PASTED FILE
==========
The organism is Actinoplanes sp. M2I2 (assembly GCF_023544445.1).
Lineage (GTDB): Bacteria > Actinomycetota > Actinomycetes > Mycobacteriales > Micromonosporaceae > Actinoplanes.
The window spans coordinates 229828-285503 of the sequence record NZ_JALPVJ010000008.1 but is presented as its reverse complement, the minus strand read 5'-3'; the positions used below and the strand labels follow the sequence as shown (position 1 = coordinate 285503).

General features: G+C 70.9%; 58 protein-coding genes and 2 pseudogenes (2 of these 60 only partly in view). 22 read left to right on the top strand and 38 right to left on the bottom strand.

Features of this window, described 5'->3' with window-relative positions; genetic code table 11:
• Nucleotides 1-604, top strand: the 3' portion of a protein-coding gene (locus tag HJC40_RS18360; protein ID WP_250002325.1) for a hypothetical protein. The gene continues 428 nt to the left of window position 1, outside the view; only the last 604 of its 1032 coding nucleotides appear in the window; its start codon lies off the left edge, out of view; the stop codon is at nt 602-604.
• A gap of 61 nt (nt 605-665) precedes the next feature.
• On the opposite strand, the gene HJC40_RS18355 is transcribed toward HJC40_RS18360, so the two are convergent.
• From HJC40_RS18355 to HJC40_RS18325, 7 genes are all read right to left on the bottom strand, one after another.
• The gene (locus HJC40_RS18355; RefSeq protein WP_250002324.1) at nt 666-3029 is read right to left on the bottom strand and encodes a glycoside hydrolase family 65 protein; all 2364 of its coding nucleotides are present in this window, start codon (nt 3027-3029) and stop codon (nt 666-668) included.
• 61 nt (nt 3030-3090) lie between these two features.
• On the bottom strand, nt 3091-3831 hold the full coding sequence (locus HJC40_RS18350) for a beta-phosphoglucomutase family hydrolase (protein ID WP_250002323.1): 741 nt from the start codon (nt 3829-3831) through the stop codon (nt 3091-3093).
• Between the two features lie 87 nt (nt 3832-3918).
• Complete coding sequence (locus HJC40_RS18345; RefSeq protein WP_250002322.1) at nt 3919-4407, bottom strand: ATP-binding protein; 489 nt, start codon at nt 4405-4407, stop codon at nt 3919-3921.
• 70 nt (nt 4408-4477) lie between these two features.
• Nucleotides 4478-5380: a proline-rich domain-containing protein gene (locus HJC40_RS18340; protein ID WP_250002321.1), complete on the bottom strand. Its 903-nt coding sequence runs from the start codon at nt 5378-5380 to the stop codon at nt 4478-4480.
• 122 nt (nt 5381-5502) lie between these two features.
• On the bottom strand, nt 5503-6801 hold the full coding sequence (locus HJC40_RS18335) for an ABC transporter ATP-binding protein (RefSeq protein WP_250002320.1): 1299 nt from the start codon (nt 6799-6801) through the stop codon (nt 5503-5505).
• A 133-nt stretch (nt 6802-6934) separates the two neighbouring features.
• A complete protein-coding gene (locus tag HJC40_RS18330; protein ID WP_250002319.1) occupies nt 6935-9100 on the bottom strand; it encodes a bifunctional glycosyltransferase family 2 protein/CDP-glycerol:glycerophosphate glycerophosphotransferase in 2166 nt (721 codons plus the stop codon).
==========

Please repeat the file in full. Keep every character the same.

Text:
The organism is Actinoplanes sp. M2I2 (assembly GCF_023544445.1).
Lineage (GTDB): Bacteria > Actinomycetota > Actinomycetes > Mycobacteriales > Micromonosporaceae > Actinoplanes.
The window spans coordinates 229828-285503 of the sequence record NZ_JALPVJ010000008.1 but is presented as its reverse complement, the minus strand read 5'-3'; the positions used below and the strand labels follow the sequence as shown (position 1 = coordinate 285503).

General features: G+C 70.9%; 58 protein-coding genes and 2 pseudogenes (2 of these 60 only partly in view). 22 read left to right on the top strand and 38 right to left on the bottom strand.

Features of this window, described 5'->3' with window-relative positions; genetic code table 11:
• Nucleotides 1-604, top strand: the 3' portion of a protein-coding gene (locus tag HJC40_RS18360; protein ID WP_250002325.1) for a hypothetical protein. The gene continues 428 nt to the left of window position 1, outside the view; only the last 604 of its 1032 coding nucleotides appear in the window; its start codon lies off the left edge, out of view; the stop codon is at nt 602-604.
• A gap of 61 nt (nt 605-665) precedes the next feature.
• On the opposite strand, the gene HJC40_RS18355 is transcribed toward HJC40_RS18360, so the two are convergent.
• From HJC40_RS18355 to HJC40_RS18325, 7 genes are all read right to left on the bottom strand, one after another.
• The gene (locus HJC40_RS18355; RefSeq protein WP_250002324.1) at nt 666-3029 is read right to left on the bottom strand and encodes a glycoside hydrolase family 65 protein; all 2364 of its coding nucleotides are present in this window, start codon (nt 3027-3029) and stop codon (nt 666-668) included.
• 61 nt (nt 3030-3090) lie between these two features.
• On the bottom strand, nt 3091-3831 hold the full coding sequence (locus HJC40_RS18350) for a beta-phosphoglucomutase family hydrolase (protein ID WP_250002323.1): 741 nt from the start codon (nt 3829-3831) through the stop codon (nt 3091-3093).
• Between the two features lie 87 nt (nt 3832-3918).
• Complete coding sequence (locus HJC40_RS18345; RefSeq protein WP_250002322.1) at nt 3919-4407, bottom strand: ATP-binding protein; 489 nt, start codon at nt 4405-4407, stop codon at nt 3919-3921.
• 70 nt (nt 4408-4477) lie between these two features.
• Nucleotides 4478-5380: a proline-rich domain-containing protein gene (locus HJC40_RS18340; protein ID WP_250002321.1), complete on the bottom strand. Its 903-nt coding sequence runs from the start codon at nt 5378-5380 to the stop codon at nt 4478-4480.
• 122 nt (nt 5381-5502) lie between these two features.
• On the bottom strand, nt 5503-6801 hold the full coding sequence (locus HJC40_RS18335) for an ABC transporter ATP-binding protein (RefSeq protein WP_250002320.1): 1299 nt from the start codon (nt 6799-6801) through the stop codon (nt 5503-5505).
• A 133-nt stretch (nt 6802-6934) separates the two neighbouring features.
• A complete protein-coding gene (locus tag HJC40_RS18330; protein ID WP_250002319.1) occupies nt 6935-9100 on the bottom strand; it encodes a bifunctional glycosyltransferase family 2 protein/CDP-glycerol:glycerophosphate glycerophosphotransferase in 2166 nt (721 codons plus the stop codon).